We deserve a Just Democracy
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WHO WE ARE
Just Democracy is a coalition of over 30 grassroots civil rights and social justice groups from around the country calling for bold structural change to ensure our democracy works for all Americans.
Now more than ever, we must fight for bold reforms to unrig the rules of our democracy.
We are demanding reforms to pave the way for progressive change that empowers all people.
When we’re fighting to eliminate the filibuster, we’re fighting for environmental justice. When we’re advocating to add seats to the Supreme Court, we’re fighting for access to affordable health care, voting rights and reproductive justice.
When we’re pushing to pass D.C. statehood and enfranchise the over 700,000 District residents without a vote in Congress, we’re also fighting to keep guns off our streets.
And when we’re fighting to abolish the electoral college, it’s to ensure the centers of powers in America actually represent all Americans.
THE FEDERAL COURTS
President Trump and Sen. McConnell haved rammed through hundreds of ideologically extreme judges, including three originalist Supreme Court Justices who have altered the balance of the Court for generations. To rebuild a fair judiciary, it is imperative to add seats to the Supreme Court. President-Elect Biden must be able to nominate Justices who will rebalance the Court and protect the rights of Black and Brown Americans. Those new justices should add diversity that makes the Court look like the nation it serves. There should be more people of color, women, LGBTQ+ folks — and it’s high time we add a Black woman to the Court. The federal courts are supposed to be the place that protects the rights of all Americans. It’s time to reform our nation’s courts and prevent them from devolving into just another tool of economic and social oppression.
The filibuster is an old Senate rule that President Obama has called a Jim Crow relic. Historically it has been used to block progress by allowing Senators representing killing civil rights legislation.
During the civil rights era, southern segregationist Democrats used the filibuster to block laws that would have established fair housing rules, or would have made lynching a crime – which, to this day, is still not a law – along with dozens of other civil rights laws.
Even the Civil Rights Act of 1964 was passed after a months-long filibuster. Currently, because of the way the Senate is apportioned, just 16 percent of the population is allotted 50 percent of the representation in the Senate.
That means that senators representing just 16 percent of the population can use the filibuster to run roughshod over the will of the people.
It was not right in the 1960s and it’s not right now. Abolishing the filibuster would mean passing significant legislation on issues Americans care about like gun legislation, climate change and police violence, and so much more.
THE ELECTORAL COLLEGE
Twice in the past five presidential elections has the winner of the popular vote not become the president.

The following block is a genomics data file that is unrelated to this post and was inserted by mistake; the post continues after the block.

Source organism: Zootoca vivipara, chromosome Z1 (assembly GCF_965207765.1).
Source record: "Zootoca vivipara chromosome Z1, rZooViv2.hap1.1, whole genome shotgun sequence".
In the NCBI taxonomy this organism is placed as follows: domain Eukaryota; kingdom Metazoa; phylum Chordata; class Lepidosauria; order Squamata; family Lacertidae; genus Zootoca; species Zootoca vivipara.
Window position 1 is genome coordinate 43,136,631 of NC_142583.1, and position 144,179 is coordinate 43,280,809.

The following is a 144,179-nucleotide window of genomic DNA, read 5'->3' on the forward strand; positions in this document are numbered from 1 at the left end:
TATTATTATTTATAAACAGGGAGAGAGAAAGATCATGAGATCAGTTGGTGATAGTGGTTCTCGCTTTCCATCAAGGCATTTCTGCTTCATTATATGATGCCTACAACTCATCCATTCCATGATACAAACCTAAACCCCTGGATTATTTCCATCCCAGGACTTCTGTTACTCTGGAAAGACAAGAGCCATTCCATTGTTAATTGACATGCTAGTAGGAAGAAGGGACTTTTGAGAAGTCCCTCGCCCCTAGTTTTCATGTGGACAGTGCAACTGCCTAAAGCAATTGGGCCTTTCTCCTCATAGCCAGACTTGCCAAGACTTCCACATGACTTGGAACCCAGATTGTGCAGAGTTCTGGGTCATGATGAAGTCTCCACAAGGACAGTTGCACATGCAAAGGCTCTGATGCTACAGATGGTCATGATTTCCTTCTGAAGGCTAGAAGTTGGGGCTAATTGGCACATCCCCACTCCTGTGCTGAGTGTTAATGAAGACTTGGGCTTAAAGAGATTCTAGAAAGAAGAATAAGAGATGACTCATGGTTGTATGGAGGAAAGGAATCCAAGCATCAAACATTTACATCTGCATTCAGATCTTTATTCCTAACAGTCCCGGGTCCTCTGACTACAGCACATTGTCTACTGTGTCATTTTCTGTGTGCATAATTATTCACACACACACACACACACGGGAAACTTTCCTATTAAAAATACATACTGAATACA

The Electoral College – a system of picking the president that arose out of a racist arrangement that counted Black enslaved people as three-fifths of a human in order to appease slaveholders – has continued to dilute the power of Black people to this day.
Black voters have overwhelmingly supported the Democratic candidate in modern elections and 58 percent of this country’s Black population lives in the South.
And yet, the electoral votes of the five states whose population is more than a quarter Black have been awarded to the Republican candidate in nearly every election for the past four decades. Finally eliminating the electoral college would ensure every vote of every American is equitably counted.
Over 700,000 residents of our nation’s capital – most of whom are Black and Brown – currently have no voting representation in Congress.
Even though they fulfill all of the responsibilities of citizens and this country’s laws are debated and written in their backyard, residents of Washington, D.C., do not have a voice in shaping those laws.
Granting statehood to Washington, D.C., would mark a major step toward achieving representative equity for this country’s Black and Brown citizens.
When D.C. becomes a state, it will be the first composed of mostly people of color: Nearly half – or 46 percent – of its residents are Black, and 11 percent are Latinx. Granting D.C. Statehood would finally mean it’s residents would get the representation in Congress that is their right.
We know that the system is rigged! For more than 200 years, America has been a democracy in name only. Many of our “democratic” structures perpetuate white supremacy. Though founded on purported ideals of freedom and equality, too many of America’s rules and institutions were designed to systematically exclude and suppress Black and Brown people. These realities are not relics of a racist past — they are present and persistent in our rules and policies. We’re seeing them in action right now.
Enter Just Democracy. We are a coalition of civil rights and social justice groups mobilizing to change the rules and unrig the system that continues to lock Black and Brown people out. We are calling for bold structural changes to our democracy, to ensure it works for all Americans.